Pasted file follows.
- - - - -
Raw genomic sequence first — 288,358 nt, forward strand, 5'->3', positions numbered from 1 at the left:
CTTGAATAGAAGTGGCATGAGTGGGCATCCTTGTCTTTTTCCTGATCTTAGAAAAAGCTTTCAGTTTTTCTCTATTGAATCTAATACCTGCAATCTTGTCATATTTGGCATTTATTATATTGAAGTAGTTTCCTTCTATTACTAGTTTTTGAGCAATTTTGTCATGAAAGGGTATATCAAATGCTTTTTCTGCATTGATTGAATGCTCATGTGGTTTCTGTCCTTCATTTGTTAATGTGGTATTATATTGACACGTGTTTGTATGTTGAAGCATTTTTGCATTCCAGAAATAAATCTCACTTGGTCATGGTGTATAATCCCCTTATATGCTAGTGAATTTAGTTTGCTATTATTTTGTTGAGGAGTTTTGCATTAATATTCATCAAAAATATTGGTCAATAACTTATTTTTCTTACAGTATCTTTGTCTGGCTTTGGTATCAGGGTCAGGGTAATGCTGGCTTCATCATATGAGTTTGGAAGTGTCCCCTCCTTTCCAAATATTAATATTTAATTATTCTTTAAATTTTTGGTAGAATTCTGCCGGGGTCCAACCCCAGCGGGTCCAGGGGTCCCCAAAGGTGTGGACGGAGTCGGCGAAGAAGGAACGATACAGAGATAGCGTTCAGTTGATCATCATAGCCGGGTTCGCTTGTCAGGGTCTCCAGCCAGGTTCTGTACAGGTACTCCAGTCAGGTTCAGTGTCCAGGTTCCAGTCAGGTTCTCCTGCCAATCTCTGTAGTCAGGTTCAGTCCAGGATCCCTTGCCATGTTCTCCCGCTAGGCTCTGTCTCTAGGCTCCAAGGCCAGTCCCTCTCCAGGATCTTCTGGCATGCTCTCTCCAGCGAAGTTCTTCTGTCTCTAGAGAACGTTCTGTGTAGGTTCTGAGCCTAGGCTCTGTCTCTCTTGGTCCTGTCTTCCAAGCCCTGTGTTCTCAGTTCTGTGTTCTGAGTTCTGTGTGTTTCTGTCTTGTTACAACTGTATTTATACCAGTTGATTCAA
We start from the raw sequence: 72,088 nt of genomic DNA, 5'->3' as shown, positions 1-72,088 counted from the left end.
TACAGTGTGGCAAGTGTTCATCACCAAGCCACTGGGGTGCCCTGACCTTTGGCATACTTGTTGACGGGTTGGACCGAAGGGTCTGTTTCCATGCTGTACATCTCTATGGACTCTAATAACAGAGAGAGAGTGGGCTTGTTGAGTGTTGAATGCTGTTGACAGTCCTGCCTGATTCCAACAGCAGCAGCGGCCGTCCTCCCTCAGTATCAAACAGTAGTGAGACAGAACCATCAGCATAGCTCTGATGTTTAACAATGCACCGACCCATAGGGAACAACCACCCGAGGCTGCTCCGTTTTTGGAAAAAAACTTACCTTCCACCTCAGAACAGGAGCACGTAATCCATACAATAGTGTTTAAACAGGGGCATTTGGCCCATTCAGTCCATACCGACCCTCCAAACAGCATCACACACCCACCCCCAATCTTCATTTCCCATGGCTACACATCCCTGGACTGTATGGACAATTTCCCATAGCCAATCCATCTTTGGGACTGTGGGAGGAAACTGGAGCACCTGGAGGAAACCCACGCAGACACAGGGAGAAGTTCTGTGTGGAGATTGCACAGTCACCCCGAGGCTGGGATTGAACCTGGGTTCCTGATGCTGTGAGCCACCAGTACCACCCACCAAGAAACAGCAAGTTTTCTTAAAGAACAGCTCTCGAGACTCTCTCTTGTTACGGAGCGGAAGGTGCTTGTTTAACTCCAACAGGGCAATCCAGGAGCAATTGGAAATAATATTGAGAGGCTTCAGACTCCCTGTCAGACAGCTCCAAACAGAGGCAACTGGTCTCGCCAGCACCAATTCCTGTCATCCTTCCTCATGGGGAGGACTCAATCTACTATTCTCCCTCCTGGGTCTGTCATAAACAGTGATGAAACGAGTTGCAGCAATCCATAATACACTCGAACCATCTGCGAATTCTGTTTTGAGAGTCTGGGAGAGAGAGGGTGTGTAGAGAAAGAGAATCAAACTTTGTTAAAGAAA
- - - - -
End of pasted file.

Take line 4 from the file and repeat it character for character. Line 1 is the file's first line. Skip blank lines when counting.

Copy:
TACAGTGTGGCAAGTGTTCATCACCAAGCCACTGGGGTGCCCTGACCTTTGGCATACTTGTTGACGGGTTGGACCGAAGGGTCTGTTTCCATGCTGTACATCTCTATGGACTCTAATAACAGAGAGAGAGTGGGCTTGTTGAGTGTTGAATGCTGTTGACAGTCCTGCCTGATTCCAACAGCAGCAGCGGCCGTCCTCCCTCAGTATCAAACAGTAGTGAGACAGAACCATCAGCATAGCTCTGATGTTTAACAATGCACCGACCCATAGGGAACAACCACCCGAGGCTGCTCCGTTTTTGGAAAAAAACTTACCTTCCACCTCAGAACAGGAGCACGTAATCCATACAATAGTGTTTAAACAGGGGCATTTGGCCCATTCAGTCCATACCGACCCTCCAAACAGCATCACACACCCACCCCCAATCTTCATTTCCCATGGCTACACATCCCTGGACTGTATGGACAATTTCCCATAGCCAATCCATCTTTGGGACTGTGGGAGGAAACTGGAGCACCTGGAGGAAACCCACGCAGACACAGGGAGAAGTTCTGTGTGGAGATTGCACAGTCACCCCGAGGCTGGGATTGAACCTGGGTTCCTGATGCTGTGAGCCACCAGTACCACCCACCAAGAAACAGCAAGTTTTCTTAAAGAACAGCTCTCGAGACTCTCTCTTGTTACGGAGCGGAAGGTGCTTGTTTAACTCCAACAGGGCAATCCAGGAGCAATTGGAAATAATATTGAGAGGCTTCAGACTCCCTGTCAGACAGCTCCAAACAGAGGCAACTGGTCTCGCCAGCACCAATTCCTGTCATCCTTCCTCATGGGGAGGACTCAATCTACTATTCTCCCTCCTGGGTCTGTCATAAACAGTGATGAAACGAGTTGCAGCAATCCATAATACACTCGAACCATCTGCGAATTCTGTTTTGAGAGTCTGGGAGAGAGAGGGTGTGTAGAGAAAGAGAATCAAACTTTGTTAAAGAAA